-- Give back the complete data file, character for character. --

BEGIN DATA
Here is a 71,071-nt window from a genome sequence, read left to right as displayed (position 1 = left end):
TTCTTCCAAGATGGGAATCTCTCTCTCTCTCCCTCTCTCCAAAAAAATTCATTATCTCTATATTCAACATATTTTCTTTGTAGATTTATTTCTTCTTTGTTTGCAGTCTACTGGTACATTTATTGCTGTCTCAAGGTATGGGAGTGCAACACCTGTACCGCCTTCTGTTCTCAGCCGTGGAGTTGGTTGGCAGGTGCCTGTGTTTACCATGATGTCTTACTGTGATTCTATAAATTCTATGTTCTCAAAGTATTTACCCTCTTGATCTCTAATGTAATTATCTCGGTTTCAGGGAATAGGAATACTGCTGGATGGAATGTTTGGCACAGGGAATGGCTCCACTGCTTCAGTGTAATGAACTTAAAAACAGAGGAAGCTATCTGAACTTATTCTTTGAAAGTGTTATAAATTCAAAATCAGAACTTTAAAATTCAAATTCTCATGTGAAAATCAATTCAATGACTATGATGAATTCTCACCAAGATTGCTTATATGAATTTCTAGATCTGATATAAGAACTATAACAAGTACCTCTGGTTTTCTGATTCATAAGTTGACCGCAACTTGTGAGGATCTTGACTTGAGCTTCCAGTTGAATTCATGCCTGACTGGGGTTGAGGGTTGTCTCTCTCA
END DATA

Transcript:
Here is a 71,071-nt window from a genome sequence, read left to right as displayed (position 1 = left end):
TTCTTCCAAGATGGGAATCTCTCTCTCTCTCCCTCTCTCCAAAAAAATTCATTATCTCTATATTCAACATATTTTCTTTGTAGATTTATTTCTTCTTTGTTTGCAGTCTACTGGTACATTTATTGCTGTCTCAAGGTATGGGAGTGCAACACCTGTACCGCCTTCTGTTCTCAGCCGTGGAGTTGGTTGGCAGGTGCCTGTGTTTACCATGATGTCTTACTGTGATTCTATAAATTCTATGTTCTCAAAGTATTTACCCTCTTGATCTCTAATGTAATTATCTCGGTTTCAGGGAATAGGAATACTGCTGGATGGAATGTTTGGCACAGGGAATGGCTCCACTGCTTCAGTGTAATGAACTTAAAAACAGAGGAAGCTATCTGAACTTATTCTTTGAAAGTGTTATAAATTCAAAATCAGAACTTTAAAATTCAAATTCTCATGTGAAAATCAATTCAATGACTATGATGAATTCTCACCAAGATTGCTTATATGAATTTCTAGATCTGATATAAGAACTATAACAAGTACCTCTGGTTTTCTGATTCATAAGTTGACCGCAACTTGTGAGGATCTTGACTTGAGCTTCCAGTTGAATTCATGCCTGACTGGGGTTGAGGGTTGTCTCTCTCA